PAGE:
There are numerous surgical procedures available for correcting or adjusting your eye’s focusing ability by reshaping the cornea, the clear round dome at the front of your eye. The most widely performed types of refractive surgeries are LASIK (laser-assisted in situ keratomileusis) and photorefractive keratectomy (PRK). Both options utilize a precise laser technology to reshape the cornea.
Since the 1970’s, eye surgery for patients with focusing problems has significantly improved. Surgeons have been performing laser vision correction procedures for over two decades, and it is the most common elective vision procedure in the United States.
Whether you have nearsightedness, farsightedness, presbyopia or astigmatism, it is likely that you would qualify for refractive surgery. However, there are some conditions that may exclude patients.
During a complimentary consultation, your physician will determine if you are a good candidate and which procedure is right for you.
For years, LASIK was performed identically in both eyes for patients with similar prescriptions. This conventional LASIK method worked well but failed to account for subtle differences between the eyes. This, in combination with irregularities that can arise when cutting the corneal flap with a microkeratome blade, led to occasional side effects, such as vision problems in low light and other visually challenging situations.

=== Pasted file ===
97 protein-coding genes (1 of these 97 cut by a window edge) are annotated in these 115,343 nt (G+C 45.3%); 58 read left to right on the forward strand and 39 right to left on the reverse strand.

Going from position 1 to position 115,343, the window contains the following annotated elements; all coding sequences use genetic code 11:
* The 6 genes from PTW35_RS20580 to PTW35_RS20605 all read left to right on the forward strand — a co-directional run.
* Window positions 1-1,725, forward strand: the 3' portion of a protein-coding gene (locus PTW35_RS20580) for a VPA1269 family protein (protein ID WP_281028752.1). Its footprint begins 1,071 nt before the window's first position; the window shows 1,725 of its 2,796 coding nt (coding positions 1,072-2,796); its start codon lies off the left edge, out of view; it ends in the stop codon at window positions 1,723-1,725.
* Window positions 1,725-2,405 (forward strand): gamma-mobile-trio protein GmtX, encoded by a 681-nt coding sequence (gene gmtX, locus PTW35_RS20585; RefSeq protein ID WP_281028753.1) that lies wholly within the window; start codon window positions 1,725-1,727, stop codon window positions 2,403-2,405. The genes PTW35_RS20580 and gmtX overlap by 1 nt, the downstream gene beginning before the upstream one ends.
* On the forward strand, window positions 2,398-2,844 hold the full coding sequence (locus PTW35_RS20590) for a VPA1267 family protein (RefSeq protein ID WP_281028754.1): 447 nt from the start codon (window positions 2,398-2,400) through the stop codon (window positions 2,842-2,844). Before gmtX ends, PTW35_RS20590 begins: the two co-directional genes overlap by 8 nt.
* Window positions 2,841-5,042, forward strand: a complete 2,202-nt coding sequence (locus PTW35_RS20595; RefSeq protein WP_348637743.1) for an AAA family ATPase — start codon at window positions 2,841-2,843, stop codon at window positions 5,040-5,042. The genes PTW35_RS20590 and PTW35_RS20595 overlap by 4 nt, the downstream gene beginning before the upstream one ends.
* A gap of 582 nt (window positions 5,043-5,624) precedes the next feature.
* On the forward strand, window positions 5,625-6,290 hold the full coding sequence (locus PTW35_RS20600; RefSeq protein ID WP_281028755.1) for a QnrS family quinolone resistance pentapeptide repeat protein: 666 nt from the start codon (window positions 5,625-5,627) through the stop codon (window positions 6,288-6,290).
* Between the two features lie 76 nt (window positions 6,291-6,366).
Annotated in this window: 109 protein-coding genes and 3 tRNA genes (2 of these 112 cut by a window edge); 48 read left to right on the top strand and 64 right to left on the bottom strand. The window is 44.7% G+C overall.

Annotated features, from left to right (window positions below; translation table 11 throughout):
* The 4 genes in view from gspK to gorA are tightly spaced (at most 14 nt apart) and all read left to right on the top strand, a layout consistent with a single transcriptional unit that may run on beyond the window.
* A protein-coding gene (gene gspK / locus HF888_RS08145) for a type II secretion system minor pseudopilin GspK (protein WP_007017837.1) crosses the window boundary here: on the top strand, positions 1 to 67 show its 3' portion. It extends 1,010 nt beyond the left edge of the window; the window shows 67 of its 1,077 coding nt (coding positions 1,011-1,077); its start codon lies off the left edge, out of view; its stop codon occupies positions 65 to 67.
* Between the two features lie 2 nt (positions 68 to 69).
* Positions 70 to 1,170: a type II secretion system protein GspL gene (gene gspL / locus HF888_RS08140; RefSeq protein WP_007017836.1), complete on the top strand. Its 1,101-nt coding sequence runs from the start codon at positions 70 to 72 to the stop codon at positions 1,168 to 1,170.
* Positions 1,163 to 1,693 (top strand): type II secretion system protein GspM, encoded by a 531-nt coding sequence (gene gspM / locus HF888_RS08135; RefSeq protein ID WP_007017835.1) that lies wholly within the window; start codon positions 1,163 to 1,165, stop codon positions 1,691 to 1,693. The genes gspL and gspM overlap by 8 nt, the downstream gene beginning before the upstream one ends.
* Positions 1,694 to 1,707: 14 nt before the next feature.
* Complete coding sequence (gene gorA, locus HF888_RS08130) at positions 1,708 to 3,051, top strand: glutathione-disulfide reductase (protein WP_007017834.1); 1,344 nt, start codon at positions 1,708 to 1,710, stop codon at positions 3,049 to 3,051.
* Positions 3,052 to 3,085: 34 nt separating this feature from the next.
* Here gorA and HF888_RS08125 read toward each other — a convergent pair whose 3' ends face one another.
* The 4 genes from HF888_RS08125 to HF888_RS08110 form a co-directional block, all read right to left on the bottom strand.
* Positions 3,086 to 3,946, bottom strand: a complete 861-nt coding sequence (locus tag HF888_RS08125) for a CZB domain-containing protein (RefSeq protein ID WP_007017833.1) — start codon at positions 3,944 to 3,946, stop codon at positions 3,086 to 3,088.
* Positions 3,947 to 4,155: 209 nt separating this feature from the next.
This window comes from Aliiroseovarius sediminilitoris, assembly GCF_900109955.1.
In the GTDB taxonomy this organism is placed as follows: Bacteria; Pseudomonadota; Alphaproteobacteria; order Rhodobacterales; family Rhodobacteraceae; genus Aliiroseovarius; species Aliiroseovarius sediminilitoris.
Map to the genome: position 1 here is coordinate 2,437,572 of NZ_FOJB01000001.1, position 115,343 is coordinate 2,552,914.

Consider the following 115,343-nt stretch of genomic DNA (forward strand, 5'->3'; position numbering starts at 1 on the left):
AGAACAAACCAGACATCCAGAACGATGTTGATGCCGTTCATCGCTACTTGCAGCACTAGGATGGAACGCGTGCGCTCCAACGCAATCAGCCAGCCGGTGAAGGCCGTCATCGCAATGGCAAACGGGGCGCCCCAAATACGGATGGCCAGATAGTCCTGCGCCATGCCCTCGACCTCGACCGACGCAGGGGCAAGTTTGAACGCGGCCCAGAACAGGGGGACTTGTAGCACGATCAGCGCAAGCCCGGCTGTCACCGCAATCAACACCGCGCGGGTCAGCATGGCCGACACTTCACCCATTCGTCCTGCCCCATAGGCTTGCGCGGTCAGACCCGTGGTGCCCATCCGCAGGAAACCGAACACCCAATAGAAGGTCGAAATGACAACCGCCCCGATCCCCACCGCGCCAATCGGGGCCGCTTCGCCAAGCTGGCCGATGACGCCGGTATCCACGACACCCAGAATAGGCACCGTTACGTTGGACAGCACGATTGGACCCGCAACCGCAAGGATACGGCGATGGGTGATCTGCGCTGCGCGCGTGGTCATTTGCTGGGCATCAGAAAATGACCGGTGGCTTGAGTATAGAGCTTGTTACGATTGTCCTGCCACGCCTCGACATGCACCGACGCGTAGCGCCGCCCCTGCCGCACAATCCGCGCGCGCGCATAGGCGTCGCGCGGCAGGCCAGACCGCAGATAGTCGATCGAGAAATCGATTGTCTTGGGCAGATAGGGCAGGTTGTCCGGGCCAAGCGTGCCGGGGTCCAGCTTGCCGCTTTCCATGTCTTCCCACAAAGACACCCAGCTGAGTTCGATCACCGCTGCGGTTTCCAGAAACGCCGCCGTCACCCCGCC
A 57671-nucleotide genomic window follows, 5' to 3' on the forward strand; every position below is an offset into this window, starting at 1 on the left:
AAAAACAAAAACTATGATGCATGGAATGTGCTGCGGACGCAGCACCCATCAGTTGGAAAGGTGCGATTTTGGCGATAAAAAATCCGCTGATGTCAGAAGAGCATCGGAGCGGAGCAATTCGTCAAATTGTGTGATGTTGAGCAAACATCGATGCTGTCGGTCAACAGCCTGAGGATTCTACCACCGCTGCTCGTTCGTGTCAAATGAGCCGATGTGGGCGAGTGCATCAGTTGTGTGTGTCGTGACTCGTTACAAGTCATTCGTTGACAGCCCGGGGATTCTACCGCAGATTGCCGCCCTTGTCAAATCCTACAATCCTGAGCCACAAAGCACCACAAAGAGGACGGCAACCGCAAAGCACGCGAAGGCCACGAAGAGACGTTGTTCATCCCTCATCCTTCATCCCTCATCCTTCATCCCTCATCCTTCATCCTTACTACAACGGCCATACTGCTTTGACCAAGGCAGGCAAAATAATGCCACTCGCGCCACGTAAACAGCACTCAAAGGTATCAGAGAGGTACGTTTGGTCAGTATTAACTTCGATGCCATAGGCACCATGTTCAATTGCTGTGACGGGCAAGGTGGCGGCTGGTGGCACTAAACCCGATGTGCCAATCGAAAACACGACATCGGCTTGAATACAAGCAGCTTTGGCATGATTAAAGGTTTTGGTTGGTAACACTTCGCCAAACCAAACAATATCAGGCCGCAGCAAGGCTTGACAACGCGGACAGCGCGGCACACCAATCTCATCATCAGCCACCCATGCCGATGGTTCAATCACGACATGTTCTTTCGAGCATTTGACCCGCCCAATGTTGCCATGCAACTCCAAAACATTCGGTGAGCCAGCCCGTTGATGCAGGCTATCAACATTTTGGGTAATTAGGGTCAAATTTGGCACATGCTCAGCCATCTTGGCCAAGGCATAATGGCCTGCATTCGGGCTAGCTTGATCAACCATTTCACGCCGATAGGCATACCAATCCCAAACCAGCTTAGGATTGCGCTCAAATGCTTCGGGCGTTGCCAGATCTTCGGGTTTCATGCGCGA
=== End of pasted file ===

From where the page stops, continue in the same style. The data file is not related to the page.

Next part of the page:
Clear Lens Extraction
Clear lens extraction is another refractive surgery option for a few select patients. It involves removal of the natural lens in the patient’s eye, replacing it with a correctly focused lens to overcome nearsightedness, farsightedness or astigmatism. Essentially, it is cataract surgery done before the patient has a clinically significant cataract. Once complete, the patient will not need cataract surgery in the future. This surgical option is available to some patients who are not LASIK or PRK candidates.